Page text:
Pop goes Kenna.
And Kenna goes pop?
“I know, right,” says Calgary singer-songwriter Kenna Burima, sounding almost surprised. “That happened accidentally.”
She’s talking about the somewhat more sprightly and springy musical direction taken on her wonderful sophomore album Hymn.
“It’s an expression, but I wouldn’t say that the expression is overtly spiritual in tone,” says singer-songwriter Kenna Burima in describing her forthcoming sophomore album,Hymn. “To me a hymn is an ode and I started playing with the idea of what hymn is. All of the songs I’ve written are about specific things that have happened in the real world and in my life. And, even though I don’t practice any religion, I’m certainly drawn to religious music. From an academic perspective, I find that kind of stuff interesting.”
Kenna Burima knows that while it may all be over for her, for many more others it’s just the beginning.
When she announced on Thursday the complete list of tunes that made it to the Calgary Songs Project: 30 Songs Celebrating 30 Years, she did so understanding that’s when the debating and second-guessing would truly start.
In fact, before she did, she admits there were some sleepless nights and early mornings wide-awake and second-guessing herself.
“I’m laying there thinking, ‘Well, this is it, this is where people are finally going to hate me,’ ” she said over a pint at the Wild Rose Tap Room just finalizing it. “I’ve finally done it.”
Kenna Burima is up for the challenge to turn Calgary’s perfect playlist into something that can be chimed by the Calgary Tower’s carillon.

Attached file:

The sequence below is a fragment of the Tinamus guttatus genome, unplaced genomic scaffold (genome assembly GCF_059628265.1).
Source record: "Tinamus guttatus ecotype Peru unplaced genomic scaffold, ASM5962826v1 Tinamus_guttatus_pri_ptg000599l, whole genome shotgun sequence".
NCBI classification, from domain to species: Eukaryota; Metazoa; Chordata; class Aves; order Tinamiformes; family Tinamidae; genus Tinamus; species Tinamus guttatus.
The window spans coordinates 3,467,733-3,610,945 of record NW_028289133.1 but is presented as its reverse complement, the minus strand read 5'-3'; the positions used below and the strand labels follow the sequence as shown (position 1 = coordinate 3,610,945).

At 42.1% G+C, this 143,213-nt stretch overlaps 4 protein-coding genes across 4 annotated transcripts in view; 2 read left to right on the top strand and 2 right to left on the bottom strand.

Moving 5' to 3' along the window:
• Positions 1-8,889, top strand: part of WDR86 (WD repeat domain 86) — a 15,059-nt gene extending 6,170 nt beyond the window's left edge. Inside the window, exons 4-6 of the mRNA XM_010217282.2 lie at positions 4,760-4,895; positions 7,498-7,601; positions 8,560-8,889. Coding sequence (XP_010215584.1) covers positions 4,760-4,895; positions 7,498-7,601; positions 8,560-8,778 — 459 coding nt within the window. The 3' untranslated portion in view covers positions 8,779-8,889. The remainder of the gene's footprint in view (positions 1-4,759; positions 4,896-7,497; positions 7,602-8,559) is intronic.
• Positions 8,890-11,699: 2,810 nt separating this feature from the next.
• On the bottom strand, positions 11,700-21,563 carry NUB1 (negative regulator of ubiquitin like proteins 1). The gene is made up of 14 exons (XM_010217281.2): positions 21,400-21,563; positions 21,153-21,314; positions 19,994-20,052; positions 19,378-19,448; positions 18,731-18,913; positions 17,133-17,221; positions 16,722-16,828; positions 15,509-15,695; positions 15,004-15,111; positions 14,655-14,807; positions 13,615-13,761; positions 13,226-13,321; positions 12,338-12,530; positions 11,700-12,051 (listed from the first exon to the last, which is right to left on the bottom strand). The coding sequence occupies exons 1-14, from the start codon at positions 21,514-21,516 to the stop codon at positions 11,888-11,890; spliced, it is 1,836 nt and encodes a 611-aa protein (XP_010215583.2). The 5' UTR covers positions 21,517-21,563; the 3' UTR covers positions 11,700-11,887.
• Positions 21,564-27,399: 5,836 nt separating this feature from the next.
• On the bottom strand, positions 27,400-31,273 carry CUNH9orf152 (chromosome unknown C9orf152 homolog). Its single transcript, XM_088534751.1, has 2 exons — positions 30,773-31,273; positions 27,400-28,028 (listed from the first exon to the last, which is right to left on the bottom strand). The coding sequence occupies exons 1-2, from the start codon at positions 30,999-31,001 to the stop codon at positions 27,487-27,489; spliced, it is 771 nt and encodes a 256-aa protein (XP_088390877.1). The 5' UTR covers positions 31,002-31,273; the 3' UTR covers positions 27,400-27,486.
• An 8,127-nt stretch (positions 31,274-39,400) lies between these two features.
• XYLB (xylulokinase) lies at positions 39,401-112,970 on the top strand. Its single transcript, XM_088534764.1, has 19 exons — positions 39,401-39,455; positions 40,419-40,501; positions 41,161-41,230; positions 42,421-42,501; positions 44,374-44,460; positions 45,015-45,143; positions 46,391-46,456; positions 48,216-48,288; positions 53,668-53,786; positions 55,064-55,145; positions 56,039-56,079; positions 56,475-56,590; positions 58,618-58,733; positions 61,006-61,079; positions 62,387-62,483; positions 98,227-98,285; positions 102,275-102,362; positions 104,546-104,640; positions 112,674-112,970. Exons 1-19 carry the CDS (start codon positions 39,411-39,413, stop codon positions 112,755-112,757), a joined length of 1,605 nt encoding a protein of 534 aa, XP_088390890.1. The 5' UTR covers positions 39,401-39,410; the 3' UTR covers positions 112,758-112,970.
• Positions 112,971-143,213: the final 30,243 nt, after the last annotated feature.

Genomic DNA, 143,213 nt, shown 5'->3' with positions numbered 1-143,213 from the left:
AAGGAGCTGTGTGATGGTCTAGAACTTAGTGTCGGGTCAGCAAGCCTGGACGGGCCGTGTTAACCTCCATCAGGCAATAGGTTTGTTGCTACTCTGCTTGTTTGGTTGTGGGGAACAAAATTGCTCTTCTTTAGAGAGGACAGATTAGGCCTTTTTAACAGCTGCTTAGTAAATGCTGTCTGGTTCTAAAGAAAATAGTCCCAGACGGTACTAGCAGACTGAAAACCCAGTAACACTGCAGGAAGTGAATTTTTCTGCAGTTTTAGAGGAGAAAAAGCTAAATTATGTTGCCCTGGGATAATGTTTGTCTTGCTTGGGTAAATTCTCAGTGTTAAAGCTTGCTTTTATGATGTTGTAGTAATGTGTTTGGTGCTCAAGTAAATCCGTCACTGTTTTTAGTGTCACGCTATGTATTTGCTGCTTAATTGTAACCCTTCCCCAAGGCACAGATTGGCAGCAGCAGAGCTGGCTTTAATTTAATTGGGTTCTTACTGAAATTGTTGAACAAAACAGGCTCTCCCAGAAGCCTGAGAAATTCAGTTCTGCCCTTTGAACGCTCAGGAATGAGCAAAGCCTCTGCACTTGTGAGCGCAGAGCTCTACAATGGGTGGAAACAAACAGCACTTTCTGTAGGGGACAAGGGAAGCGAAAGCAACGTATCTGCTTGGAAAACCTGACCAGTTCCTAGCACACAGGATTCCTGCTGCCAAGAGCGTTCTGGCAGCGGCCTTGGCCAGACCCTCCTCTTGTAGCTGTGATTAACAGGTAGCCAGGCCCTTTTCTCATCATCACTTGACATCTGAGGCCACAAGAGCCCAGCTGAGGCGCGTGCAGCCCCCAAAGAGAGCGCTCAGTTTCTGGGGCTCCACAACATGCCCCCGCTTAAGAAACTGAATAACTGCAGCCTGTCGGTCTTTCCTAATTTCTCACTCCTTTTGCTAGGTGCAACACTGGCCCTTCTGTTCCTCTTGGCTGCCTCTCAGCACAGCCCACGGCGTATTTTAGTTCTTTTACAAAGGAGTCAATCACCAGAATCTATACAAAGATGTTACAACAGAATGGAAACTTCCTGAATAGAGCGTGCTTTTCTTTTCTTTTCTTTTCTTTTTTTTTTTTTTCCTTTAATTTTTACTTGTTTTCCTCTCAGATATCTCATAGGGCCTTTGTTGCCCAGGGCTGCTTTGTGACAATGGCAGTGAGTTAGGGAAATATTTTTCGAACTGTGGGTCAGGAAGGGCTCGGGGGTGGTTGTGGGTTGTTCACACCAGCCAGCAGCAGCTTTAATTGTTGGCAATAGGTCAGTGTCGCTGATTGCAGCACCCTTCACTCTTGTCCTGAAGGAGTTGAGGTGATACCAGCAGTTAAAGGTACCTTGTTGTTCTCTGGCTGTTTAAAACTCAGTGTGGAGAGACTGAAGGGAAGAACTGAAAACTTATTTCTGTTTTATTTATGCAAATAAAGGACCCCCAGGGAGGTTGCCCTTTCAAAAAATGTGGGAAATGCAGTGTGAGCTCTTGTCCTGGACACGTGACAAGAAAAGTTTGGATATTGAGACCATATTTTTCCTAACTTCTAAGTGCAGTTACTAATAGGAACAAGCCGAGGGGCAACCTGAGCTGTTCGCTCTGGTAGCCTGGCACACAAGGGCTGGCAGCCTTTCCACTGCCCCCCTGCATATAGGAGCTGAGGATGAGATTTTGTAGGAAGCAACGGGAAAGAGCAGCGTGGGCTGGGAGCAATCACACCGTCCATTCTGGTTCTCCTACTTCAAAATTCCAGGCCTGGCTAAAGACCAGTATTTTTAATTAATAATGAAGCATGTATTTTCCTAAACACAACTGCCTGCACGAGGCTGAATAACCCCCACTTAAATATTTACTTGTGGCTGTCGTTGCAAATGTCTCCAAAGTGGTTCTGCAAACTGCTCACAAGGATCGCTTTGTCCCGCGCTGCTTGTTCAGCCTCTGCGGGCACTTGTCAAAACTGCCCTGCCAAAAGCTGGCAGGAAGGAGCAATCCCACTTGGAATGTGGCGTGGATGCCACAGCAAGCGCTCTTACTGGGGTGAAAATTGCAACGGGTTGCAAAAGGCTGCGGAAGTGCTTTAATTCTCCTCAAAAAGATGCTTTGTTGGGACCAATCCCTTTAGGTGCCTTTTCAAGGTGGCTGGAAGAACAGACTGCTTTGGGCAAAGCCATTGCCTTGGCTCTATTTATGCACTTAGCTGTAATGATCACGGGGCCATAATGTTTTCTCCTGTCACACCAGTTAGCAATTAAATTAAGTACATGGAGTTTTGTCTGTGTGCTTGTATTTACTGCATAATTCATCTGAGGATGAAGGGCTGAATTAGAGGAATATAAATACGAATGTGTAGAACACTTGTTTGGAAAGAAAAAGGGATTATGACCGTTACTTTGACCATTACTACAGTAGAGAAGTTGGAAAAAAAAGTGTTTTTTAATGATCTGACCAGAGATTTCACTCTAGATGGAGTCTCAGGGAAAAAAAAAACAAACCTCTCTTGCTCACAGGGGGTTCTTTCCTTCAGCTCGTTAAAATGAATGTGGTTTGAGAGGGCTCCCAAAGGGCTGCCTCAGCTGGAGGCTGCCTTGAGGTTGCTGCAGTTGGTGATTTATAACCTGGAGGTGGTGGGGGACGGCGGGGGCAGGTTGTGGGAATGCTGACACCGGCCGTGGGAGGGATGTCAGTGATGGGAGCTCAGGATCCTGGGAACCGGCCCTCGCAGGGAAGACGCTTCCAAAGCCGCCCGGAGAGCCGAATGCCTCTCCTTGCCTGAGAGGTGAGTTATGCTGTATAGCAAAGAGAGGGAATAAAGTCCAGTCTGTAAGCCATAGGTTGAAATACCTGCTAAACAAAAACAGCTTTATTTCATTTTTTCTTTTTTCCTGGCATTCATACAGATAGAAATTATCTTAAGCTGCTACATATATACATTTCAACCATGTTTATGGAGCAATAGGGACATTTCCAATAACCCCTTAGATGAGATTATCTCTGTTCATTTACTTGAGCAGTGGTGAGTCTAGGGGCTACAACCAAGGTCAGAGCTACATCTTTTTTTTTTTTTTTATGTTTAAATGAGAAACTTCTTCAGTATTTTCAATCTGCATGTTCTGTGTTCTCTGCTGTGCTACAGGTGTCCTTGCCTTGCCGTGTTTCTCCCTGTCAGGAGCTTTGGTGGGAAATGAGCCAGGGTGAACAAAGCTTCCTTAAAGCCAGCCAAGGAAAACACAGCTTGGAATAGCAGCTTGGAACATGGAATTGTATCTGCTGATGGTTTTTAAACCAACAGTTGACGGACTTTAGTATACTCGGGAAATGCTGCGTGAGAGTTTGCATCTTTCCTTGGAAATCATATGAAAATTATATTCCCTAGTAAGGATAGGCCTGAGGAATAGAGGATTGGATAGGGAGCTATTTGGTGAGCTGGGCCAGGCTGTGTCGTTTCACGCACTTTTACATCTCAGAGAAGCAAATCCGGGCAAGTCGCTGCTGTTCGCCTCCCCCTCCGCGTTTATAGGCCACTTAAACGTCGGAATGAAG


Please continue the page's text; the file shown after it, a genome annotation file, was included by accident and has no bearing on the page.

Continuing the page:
Burima’s soon-to-be crafted tunes are part of the 30th anniversary of One Yellow Rabbit’s High Performance Rodeo.
Why she’s a 2015 Top 40:
Through her love of music and performing, and basic, unflagging hard work, Kenna Burima has built a career as a musician, helped create the Carol of the Belles Christmas concert and programmed the city’s Downtown Piano series.
In 2012 Kenna Burima, the Calgary-based musician behind this ominous track “The Wolf Is the World”, performed at the opening of an exhibition called Fairy Tales, Monsters and the Genetic Imagination. The exhibition brought together a group of artists whose work was inspired by myths, fairy tales, and science fiction. “Much of the work in the collection blurred the lines between what we consider ‘human’ and ‘animal,’” she told us. “It was an amazing, exhilarating exhibition that introduced me to the work of feminist American artist Kiki Smith.”
Visit Pop Matters for an exclusinve premier of Kenna Burima’s “The Warning”Though lounge jazz is one of the first reference points that comes to mind upon hearing Canadian songwriter Kenna Burima’s “The Warning”, her primary influence for the tune comes from a different corner of music’s darker side. “I was listening to a lot of Black Sabbath while I was writing songs for the album. When I say a lot, mean A LOT,” Burima confesses. “I’m a tad obsessive about learning something in its entirety, so I had decided that I was going to transcribe their entire Sabbath Bloody Sabbath album with all of [Tony] Iommi’s solos. I got about halfway through the album when ‘The Warning’ came to me”.